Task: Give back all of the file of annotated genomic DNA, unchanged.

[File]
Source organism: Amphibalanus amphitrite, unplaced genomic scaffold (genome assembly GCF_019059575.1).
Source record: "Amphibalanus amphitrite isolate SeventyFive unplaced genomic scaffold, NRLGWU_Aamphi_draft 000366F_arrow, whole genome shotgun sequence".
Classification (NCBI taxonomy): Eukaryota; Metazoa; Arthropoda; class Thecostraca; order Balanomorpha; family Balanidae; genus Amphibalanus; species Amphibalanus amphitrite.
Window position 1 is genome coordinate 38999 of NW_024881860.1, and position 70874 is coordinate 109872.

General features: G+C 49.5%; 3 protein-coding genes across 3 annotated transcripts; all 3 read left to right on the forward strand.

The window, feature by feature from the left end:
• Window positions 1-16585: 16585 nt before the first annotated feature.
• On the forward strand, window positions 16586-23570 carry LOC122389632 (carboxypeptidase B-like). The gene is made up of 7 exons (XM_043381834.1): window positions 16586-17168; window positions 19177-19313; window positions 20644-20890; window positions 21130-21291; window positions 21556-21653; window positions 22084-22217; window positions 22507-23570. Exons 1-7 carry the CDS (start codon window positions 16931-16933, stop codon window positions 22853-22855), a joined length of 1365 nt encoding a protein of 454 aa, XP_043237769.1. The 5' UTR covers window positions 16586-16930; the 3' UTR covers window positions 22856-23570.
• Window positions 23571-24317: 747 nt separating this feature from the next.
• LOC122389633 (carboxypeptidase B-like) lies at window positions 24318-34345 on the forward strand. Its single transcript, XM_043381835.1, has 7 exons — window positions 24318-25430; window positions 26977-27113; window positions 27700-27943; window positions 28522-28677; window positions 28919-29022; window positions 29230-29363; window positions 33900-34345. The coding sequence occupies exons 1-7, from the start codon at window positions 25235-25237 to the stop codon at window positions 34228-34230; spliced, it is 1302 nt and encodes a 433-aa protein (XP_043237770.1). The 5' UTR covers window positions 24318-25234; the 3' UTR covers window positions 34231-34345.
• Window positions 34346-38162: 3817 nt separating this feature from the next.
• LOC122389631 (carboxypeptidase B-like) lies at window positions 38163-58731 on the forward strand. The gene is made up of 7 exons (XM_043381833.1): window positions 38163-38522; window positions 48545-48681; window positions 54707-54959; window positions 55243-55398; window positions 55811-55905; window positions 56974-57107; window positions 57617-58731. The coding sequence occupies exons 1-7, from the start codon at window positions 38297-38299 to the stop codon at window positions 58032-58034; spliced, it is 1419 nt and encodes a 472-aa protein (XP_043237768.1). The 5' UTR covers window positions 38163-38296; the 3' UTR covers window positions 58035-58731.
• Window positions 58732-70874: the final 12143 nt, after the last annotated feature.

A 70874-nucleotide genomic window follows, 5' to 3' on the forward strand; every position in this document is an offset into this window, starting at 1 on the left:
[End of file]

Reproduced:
Source organism: Amphibalanus amphitrite, unplaced genomic scaffold (genome assembly GCF_019059575.1).
Source record: "Amphibalanus amphitrite isolate SeventyFive unplaced genomic scaffold, NRLGWU_Aamphi_draft 000366F_arrow, whole genome shotgun sequence".
Classification (NCBI taxonomy): Eukaryota; Metazoa; Arthropoda; class Thecostraca; order Balanomorpha; family Balanidae; genus Amphibalanus; species Amphibalanus amphitrite.
Window position 1 is genome coordinate 38999 of NW_024881860.1, and position 70874 is coordinate 109872.

General features: G+C 49.5%; 3 protein-coding genes across 3 annotated transcripts; all 3 read left to right on the forward strand.

The window, feature by feature from the left end:
• Window positions 1-16585: 16585 nt before the first annotated feature.
• On the forward strand, window positions 16586-23570 carry LOC122389632 (carboxypeptidase B-like). The gene is made up of 7 exons (XM_043381834.1): window positions 16586-17168; window positions 19177-19313; window positions 20644-20890; window positions 21130-21291; window positions 21556-21653; window positions 22084-22217; window positions 22507-23570. Exons 1-7 carry the CDS (start codon window positions 16931-16933, stop codon window positions 22853-22855), a joined length of 1365 nt encoding a protein of 454 aa, XP_043237769.1. The 5' UTR covers window positions 16586-16930; the 3' UTR covers window positions 22856-23570.
• Window positions 23571-24317: 747 nt separating this feature from the next.
• LOC122389633 (carboxypeptidase B-like) lies at window positions 24318-34345 on the forward strand. Its single transcript, XM_043381835.1, has 7 exons — window positions 24318-25430; window positions 26977-27113; window positions 27700-27943; window positions 28522-28677; window positions 28919-29022; window positions 29230-29363; window positions 33900-34345. The coding sequence occupies exons 1-7, from the start codon at window positions 25235-25237 to the stop codon at window positions 34228-34230; spliced, it is 1302 nt and encodes a 433-aa protein (XP_043237770.1). The 5' UTR covers window positions 24318-25234; the 3' UTR covers window positions 34231-34345.
• Window positions 34346-38162: 3817 nt separating this feature from the next.
• LOC122389631 (carboxypeptidase B-like) lies at window positions 38163-58731 on the forward strand. The gene is made up of 7 exons (XM_043381833.1): window positions 38163-38522; window positions 48545-48681; window positions 54707-54959; window positions 55243-55398; window positions 55811-55905; window positions 56974-57107; window positions 57617-58731. The coding sequence occupies exons 1-7, from the start codon at window positions 38297-38299 to the stop codon at window positions 58032-58034; spliced, it is 1419 nt and encodes a 472-aa protein (XP_043237768.1). The 5' UTR covers window positions 38163-38296; the 3' UTR covers window positions 58035-58731.
• Window positions 58732-70874: the final 12143 nt, after the last annotated feature.

A 70874-nucleotide genomic window follows, 5' to 3' on the forward strand; every position in this document is an offset into this window, starting at 1 on the left: